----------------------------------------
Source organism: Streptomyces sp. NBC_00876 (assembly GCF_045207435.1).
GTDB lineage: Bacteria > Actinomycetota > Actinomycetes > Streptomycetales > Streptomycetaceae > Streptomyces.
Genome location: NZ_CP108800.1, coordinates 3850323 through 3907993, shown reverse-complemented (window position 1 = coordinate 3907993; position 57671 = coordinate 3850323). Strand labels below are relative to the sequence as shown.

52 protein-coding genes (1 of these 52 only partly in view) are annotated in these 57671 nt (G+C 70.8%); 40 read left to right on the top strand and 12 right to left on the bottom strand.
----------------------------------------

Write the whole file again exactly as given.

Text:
Source organism: Streptomyces sp. NBC_00876 (assembly GCF_045207435.1).
GTDB lineage: Bacteria > Actinomycetota > Actinomycetes > Streptomycetales > Streptomycetaceae > Streptomyces.
Genome location: NZ_CP108800.1, coordinates 3850323 through 3907993, shown reverse-complemented (window position 1 = coordinate 3907993; position 57671 = coordinate 3850323). Strand labels below are relative to the sequence as shown.

52 protein-coding genes (1 of these 52 only partly in view) are annotated in these 57671 nt (G+C 70.8%); 40 read left to right on the top strand and 12 right to left on the bottom strand.